• Maternal periodontal disease during pregnancy may be associated with increased risk of pre-term delivery and low birth weight. u Bacteria in the mouth can travel to other systems in the body and have been found in samples removed from brain abscesses (Mueller AA. et al., 2009), pulmonary tissue (Suzuki J. and Delisle A, 1984) placentas and atherosclerotic plaques in the arteries of the heart (Desvarieux M. et al., 2010).
  • The consequences of oral disease are often minimised. Oral complications mirror, worsen, and may even start, other health problems – and they can have an adverse impact on the quality of life.
  • Treating oral disease can lessen complications and hospitalisation among patients with chronic conditions”.

The Role of Nutrition

Frequent ingestion of simple sugars contributes to obesity and dental caries. A poor dentition and dental pain interfere with eating. The following comments are noteworthy:

1. Children, especially those with special needs and older patients are very susceptible as they may not be able to communicate their pain and often have lower reserves especially if they are nutritionally deprived.
2. The elderly may have failure-to-thrive due to ill-fitting dentures.
3. Early childhood caries (ECC) has been linked to failure-to-thrive in some patients.
4. Some nutritional supplements used to treat failure-to-thrive may exacerbate ECC.

The Role of Behaviour

Behaviours associated with systemic illness are also linked to oral consequences.

Tobacco users are prone to:

  • Lung and oral cancer
  • Periodontal disease (even among teenage smokers)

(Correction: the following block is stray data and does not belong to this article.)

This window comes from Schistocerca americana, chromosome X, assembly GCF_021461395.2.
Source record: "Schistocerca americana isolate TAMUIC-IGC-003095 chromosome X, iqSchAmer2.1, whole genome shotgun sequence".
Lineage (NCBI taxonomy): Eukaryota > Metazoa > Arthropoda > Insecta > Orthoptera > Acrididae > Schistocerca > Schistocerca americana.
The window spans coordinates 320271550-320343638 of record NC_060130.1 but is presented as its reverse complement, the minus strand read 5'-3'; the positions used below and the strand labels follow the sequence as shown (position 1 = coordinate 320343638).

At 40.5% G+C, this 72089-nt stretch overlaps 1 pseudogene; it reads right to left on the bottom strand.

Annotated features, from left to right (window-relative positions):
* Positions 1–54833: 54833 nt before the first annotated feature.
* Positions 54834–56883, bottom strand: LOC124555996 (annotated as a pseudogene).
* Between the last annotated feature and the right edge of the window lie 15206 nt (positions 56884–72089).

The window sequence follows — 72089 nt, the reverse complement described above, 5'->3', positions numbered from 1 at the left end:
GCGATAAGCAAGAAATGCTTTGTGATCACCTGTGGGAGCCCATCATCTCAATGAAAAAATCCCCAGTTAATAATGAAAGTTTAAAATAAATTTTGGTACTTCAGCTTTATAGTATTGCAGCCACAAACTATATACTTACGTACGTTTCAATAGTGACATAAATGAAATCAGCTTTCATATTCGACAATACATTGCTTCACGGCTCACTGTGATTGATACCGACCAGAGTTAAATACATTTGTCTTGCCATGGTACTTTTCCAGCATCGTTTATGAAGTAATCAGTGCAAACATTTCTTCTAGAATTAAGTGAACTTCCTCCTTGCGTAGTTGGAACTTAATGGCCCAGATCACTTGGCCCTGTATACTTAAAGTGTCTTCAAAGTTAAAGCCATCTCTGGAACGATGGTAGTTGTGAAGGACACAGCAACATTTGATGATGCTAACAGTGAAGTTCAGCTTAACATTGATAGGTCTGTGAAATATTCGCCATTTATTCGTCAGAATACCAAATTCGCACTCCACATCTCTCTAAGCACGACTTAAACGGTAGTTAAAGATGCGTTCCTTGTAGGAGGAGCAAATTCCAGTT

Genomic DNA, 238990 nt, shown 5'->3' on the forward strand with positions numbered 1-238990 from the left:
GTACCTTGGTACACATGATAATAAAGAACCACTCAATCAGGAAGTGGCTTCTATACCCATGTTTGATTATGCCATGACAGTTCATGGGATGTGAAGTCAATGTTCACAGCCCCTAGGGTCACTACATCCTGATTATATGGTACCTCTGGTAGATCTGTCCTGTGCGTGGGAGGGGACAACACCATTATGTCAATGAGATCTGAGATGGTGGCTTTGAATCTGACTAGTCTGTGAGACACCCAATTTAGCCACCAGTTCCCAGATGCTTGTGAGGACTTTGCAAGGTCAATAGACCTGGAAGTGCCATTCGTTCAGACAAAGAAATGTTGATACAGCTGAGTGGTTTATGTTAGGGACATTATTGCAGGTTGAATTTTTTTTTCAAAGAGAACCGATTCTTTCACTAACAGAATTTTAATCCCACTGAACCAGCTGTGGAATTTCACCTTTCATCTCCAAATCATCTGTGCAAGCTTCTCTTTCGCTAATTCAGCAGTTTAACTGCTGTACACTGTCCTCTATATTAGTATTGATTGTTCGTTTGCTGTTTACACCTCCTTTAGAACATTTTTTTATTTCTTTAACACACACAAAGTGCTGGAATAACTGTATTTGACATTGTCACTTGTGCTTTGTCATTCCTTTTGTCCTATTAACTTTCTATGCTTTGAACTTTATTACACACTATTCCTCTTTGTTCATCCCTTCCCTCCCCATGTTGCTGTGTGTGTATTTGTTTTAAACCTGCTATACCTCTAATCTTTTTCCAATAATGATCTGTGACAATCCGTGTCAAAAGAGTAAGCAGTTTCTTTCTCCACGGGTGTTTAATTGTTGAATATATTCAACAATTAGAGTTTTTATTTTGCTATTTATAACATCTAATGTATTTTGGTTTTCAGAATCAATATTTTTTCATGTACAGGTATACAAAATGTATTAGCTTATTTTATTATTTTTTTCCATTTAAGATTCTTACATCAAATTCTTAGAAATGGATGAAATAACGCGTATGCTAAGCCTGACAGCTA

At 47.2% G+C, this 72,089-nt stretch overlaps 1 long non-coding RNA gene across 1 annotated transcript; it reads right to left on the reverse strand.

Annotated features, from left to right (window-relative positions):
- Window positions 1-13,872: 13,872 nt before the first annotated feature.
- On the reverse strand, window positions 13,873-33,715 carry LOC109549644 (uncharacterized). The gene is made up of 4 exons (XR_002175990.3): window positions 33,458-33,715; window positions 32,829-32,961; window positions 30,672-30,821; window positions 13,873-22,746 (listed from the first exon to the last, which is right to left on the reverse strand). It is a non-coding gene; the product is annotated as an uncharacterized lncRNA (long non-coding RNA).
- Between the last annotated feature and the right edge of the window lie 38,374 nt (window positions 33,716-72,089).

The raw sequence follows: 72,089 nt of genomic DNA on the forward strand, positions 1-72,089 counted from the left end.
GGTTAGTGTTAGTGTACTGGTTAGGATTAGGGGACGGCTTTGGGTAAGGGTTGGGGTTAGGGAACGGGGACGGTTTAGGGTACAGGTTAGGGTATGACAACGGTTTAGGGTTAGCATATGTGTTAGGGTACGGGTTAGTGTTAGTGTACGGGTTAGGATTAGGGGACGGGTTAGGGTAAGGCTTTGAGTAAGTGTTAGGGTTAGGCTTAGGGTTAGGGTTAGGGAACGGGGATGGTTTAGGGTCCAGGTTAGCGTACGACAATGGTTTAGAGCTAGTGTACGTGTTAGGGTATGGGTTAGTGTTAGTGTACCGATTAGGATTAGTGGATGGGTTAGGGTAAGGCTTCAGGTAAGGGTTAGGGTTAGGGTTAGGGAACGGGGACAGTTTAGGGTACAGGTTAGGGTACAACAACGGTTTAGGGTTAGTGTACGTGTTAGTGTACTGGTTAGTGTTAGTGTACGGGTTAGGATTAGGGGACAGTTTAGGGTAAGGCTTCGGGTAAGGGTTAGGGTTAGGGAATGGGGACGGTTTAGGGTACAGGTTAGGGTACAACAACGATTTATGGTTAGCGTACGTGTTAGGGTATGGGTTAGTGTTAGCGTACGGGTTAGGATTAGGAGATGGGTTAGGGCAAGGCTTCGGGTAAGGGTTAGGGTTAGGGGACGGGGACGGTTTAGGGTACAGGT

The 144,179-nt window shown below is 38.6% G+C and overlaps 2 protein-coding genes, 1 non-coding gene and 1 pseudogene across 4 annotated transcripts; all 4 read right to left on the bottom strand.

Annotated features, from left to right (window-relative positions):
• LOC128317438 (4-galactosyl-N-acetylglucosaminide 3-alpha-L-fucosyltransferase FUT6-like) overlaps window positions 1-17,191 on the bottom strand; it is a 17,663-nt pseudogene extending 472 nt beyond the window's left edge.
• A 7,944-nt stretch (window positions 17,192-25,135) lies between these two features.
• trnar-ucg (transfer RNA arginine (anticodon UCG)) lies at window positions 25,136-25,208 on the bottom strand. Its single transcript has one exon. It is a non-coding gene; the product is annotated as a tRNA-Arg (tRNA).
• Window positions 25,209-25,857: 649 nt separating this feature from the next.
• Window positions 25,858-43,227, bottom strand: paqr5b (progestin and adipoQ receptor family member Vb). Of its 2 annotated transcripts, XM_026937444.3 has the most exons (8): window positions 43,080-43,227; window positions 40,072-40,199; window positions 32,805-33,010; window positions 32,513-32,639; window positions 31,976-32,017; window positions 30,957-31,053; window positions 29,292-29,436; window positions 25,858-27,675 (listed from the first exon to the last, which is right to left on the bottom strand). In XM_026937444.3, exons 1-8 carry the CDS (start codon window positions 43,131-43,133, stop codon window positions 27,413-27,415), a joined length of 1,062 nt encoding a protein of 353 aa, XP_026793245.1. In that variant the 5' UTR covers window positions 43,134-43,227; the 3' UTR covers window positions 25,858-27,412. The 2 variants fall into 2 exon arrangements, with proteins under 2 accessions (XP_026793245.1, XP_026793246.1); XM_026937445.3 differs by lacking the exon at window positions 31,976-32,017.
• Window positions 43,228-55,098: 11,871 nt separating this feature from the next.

Alcohol users can develop:

  • Liver disease
  • Oral cancer

Drug abusers, particularly those who use methamphetamine, may suffer from:

  • Blood borne infections
  • Poor hygiene
  • Rampant Caries (e.g., meth mouth)

Preventing Childhood Caries in Primary Care

  • “The American Academy of Paediatrics advises that oral health risk management should begin before the first tooth erupts, ie. prior to 6 months of age. A primary preventive intervention for children is fluoride to protect the teeth” (Weintraub JA. et al., 2006).
  • In 2014, The US Preventive Services Task Force advises that primary care clinicians prescribe fluoride supplementation for children aged 6 months-5 years in areas where the water supply is deficient in fluoride and also provide fluoride varnish for all children from the time their first tooth erupts through age 5” (Moyer V.A., 2014).

The Oral Health Delivery Framework

This outlines the activities whereby a primary care team can promote oral health. If organised well this can be integrated into the office workflow of diverse practice situations.


Ask about symptoms that suggest oral disease and factors that place patients at increased risk for oral disease. Assessing risk and screening for oral symptoms can occur before actually seeing the patient clinically.